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Species of the genus Vibrio of clinical–epidemiological importance


MOJ Biology and Medicine
José Franco Monsreal,1 Lidia Esther del Socorro Serralta–Peraza,1 Javier Jesús Flores Abuxapqui2

Abstract

Vibrios are characteristically indigenous to marine, brackish, and estuarine habitats, and appear in large concentrations (blooms) when water temperatures rise (17–20°C).At low temperatures, the vibrios remain in the sediment of the seabed and the counts are usually lower than those necessary to cause infection.In temperate countries, vibrios are present in seawater throughout the year, although their concentration undergoes a notable increase in the warm months due to favorable ecological conditions and plankton, increasing their accumulation by filter feeders and other marine animals. The objective of the present study was to determine whether raw seafood, marinated without heat, partially cooked with heat, and completely cooked with heat represent potential risk factors for the species Vibrio damsela, Vibrio fluvialis and Vibrio furnissii for the development, respectively, of infection.wound;of acute gastroenteritis;and acute gastroenteritis.A list of establishments specialized in the sale of seafood for human consumption was obtained.The amount of seafood in these establishments was 390. For the homogenization and enrichment of each sample, as well as for the isolation and identification of the three species, we proceeded according to the methodology described in the eighth edition of the Bacteriological Analytical Manual (FDA).Estimation intervals at the 95% confidence level were constructed using the Cornfield method. In 32 (8.21%), 10 (2.56%) and 23 (5.90%) samples an equal number of strains were isolated whose biochemical characteristics corresponded, respectively, to Vibrio damsela, Vibrio fluvialis and Vibrio furnissii.The global prevalences obtained in raw seafood, marinated without heat, partially cooked with heat, and completely cooked with heat were, respectively, 19.46% (58/298), 0.00% (0/8), 9.09% (7/77) and0.00% (0/7). It is concluded that raw seafood and partially cooked seafood represent potential risk factors for three of the twelve species of clinical–epidemiological importance.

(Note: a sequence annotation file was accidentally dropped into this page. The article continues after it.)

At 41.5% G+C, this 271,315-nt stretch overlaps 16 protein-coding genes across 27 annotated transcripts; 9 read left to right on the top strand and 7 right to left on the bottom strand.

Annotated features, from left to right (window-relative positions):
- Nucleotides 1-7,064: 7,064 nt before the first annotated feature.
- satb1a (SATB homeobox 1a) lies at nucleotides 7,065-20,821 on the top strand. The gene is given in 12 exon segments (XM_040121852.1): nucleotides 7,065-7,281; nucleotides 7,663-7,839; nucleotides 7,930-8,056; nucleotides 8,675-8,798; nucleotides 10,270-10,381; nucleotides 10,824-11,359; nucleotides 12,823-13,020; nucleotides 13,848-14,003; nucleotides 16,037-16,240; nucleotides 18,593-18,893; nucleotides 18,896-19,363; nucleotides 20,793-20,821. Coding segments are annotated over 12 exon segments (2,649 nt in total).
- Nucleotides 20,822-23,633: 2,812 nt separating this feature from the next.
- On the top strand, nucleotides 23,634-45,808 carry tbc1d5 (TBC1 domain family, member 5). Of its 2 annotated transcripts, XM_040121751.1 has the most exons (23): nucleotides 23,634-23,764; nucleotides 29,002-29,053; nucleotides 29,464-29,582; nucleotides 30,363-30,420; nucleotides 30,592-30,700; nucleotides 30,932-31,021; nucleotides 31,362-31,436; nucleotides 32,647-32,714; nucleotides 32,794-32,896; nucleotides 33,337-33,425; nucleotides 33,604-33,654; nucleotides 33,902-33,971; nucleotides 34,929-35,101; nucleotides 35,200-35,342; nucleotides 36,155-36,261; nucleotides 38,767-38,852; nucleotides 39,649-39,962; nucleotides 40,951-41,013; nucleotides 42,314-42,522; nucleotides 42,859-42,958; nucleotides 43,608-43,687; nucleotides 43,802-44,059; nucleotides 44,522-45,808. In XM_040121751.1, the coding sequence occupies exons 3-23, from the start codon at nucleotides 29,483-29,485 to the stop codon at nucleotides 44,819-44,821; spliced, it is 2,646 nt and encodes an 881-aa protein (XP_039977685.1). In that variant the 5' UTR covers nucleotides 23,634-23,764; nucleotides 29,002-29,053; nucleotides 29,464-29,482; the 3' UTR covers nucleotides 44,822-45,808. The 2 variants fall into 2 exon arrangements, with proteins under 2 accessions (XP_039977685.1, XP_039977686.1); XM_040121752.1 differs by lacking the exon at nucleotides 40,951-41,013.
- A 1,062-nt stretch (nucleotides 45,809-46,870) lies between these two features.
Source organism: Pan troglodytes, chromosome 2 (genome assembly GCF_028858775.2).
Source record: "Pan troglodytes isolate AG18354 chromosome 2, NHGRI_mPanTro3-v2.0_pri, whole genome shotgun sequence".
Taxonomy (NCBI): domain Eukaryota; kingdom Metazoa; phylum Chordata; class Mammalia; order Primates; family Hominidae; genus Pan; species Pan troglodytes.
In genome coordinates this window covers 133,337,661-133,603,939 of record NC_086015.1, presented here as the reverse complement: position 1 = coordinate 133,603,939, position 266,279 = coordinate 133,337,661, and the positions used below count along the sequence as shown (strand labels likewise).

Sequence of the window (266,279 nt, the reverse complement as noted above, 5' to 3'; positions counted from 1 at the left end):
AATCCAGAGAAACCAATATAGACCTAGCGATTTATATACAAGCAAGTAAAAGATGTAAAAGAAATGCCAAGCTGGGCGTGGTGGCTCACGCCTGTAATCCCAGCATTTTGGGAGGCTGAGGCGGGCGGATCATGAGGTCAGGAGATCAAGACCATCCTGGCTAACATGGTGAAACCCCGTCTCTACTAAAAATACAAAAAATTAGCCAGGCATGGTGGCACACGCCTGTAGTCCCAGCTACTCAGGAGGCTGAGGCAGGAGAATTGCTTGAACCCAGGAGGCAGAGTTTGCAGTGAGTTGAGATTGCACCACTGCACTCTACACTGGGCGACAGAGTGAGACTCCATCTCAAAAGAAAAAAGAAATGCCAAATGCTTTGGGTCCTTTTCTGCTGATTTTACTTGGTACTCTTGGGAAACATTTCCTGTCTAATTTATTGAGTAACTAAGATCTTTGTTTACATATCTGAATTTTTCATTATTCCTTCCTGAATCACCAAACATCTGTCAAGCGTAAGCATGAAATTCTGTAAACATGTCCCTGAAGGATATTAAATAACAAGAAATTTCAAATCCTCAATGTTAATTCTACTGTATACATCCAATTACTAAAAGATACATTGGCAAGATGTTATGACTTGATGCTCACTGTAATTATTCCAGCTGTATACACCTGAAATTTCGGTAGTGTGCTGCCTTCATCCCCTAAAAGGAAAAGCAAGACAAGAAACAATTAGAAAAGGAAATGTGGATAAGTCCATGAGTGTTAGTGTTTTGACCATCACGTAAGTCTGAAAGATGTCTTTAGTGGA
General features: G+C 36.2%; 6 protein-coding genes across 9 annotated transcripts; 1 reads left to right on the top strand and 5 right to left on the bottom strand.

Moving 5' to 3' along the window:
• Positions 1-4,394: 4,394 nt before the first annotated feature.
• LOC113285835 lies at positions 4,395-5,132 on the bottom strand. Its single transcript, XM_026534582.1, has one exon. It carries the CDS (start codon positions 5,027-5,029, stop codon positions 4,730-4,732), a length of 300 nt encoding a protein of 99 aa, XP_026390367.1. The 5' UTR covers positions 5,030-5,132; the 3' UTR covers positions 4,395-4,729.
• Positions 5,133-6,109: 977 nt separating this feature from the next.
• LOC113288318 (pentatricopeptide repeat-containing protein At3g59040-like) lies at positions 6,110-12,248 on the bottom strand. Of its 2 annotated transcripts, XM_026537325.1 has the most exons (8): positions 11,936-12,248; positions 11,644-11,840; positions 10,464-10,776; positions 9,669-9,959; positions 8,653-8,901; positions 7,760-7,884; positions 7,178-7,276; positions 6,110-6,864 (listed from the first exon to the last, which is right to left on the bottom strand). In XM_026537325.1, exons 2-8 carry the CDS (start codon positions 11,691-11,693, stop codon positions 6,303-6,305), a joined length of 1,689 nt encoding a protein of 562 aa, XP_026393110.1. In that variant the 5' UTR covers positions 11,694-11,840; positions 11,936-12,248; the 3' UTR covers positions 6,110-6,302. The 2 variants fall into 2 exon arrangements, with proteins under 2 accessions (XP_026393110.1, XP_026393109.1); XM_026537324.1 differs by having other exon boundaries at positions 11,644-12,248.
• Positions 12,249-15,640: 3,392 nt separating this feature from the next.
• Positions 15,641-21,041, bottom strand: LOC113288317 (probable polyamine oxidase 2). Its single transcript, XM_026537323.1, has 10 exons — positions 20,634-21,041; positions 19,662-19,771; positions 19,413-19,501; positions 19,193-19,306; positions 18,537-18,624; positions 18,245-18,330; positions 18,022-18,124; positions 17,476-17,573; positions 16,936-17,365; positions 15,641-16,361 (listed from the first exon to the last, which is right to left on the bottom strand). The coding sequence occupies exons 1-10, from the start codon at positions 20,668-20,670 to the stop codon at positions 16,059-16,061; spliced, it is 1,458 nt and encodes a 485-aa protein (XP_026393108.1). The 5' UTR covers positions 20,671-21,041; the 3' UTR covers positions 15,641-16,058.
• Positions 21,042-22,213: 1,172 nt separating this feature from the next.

Keywords

Vibrio, pathogenic species, seafood

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